An augmented reality application can contain various functions, be they for interaction or display. A good example of this is if you are in a museum and as you use their application, you can scan a bar code on the base of a statue and the application shows a picture of the statue with a fully interactive description. It could explain where and when it was made, who the sculpture was, and give you options to view other works by the artist. This could then be extended to show you a map of the museum highlighting different works by the artist, where they are located, and allowing you to follow the map to their locations.
Another example and the one explained in this book, is where you are at a location and you want to find different activities or venues in your proximity. This normally entails the application using the device's camera as a view and is then overlaid with icons representing items within the local area. These items can be anything from local businesses to fictitious items which just exist in cyber space. Selecting one of these items then enables interaction of varying types, the details of the premises could be displayed or a map giving you directions created.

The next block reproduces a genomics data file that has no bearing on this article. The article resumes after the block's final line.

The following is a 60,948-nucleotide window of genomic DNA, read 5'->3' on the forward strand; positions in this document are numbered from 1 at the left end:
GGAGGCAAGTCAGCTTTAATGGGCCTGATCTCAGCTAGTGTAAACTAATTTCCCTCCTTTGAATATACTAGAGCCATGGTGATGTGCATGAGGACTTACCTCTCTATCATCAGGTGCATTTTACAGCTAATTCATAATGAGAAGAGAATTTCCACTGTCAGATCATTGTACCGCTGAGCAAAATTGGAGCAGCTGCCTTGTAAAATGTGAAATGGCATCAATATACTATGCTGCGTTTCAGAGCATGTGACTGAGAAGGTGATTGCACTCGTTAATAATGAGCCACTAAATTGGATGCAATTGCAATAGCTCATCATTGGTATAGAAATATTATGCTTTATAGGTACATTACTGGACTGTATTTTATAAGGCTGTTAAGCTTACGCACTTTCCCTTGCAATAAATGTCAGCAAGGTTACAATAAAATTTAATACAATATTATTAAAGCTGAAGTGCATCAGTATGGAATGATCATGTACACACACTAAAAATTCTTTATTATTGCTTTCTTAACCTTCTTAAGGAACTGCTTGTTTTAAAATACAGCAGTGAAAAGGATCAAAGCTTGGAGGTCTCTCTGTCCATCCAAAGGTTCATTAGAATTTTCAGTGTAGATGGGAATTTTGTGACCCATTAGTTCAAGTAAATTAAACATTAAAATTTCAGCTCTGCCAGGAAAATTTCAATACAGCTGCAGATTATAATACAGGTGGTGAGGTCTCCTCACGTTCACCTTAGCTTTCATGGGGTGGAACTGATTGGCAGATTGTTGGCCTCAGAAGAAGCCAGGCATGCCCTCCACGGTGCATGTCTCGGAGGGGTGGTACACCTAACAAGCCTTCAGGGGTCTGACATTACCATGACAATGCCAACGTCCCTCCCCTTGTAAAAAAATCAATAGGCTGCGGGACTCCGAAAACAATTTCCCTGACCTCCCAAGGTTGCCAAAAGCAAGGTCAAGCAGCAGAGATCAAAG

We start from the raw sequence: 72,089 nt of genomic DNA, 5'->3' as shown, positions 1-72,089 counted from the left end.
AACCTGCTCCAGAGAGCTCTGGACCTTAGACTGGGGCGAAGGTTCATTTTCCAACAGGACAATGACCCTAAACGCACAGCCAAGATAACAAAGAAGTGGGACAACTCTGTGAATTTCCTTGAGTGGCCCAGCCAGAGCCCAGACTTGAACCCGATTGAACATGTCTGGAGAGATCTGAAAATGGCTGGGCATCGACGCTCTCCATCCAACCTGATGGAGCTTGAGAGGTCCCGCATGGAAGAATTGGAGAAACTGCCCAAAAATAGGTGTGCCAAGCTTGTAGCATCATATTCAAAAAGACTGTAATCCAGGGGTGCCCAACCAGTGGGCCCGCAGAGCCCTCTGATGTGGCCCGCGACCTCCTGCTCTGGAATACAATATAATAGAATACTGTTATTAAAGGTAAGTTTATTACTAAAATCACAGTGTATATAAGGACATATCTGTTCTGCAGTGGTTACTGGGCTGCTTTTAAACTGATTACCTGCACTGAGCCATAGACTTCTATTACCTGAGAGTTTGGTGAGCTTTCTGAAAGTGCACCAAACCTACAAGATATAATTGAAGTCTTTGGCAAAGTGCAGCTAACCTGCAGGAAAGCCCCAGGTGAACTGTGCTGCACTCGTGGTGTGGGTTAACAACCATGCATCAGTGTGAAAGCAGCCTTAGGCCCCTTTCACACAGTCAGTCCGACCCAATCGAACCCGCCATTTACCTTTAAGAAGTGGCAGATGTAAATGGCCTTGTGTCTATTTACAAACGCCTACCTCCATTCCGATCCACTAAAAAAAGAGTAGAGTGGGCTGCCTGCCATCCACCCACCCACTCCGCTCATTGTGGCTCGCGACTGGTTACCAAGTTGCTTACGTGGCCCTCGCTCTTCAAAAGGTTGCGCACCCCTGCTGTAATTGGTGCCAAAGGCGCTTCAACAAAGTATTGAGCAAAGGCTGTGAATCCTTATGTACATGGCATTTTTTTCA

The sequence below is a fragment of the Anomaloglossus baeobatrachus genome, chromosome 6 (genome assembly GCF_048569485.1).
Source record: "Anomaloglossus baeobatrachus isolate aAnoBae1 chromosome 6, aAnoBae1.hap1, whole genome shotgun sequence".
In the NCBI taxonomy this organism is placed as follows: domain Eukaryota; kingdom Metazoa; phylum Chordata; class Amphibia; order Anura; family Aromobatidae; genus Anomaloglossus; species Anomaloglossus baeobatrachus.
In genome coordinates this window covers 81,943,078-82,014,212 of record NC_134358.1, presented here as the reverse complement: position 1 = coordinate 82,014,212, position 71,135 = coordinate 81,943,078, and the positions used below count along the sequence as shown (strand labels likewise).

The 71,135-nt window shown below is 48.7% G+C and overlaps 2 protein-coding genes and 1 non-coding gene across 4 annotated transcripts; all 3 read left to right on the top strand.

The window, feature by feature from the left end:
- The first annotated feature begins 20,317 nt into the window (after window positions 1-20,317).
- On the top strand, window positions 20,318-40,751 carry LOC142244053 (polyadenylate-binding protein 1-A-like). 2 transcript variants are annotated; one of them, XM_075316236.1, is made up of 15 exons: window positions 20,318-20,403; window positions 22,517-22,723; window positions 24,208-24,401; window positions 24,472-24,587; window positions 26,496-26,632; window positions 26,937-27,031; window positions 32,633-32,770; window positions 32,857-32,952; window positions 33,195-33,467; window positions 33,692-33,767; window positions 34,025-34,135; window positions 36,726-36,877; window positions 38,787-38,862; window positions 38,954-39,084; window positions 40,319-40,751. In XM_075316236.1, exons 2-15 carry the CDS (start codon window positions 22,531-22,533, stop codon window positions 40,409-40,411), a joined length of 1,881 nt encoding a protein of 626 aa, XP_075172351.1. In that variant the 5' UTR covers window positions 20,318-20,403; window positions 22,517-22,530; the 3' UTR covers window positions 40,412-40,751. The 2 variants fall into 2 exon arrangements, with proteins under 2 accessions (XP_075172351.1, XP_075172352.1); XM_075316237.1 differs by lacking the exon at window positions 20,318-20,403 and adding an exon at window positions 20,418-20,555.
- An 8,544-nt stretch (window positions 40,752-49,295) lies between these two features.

These are just a couple of examples of the types of augmented reality applications which can be created. In reality this type of application is only limited by ideas, and the mobile device's abilities.
More information can be found on Wikipedia at http://en.wikipedia.org/wiki/Augmented_reality.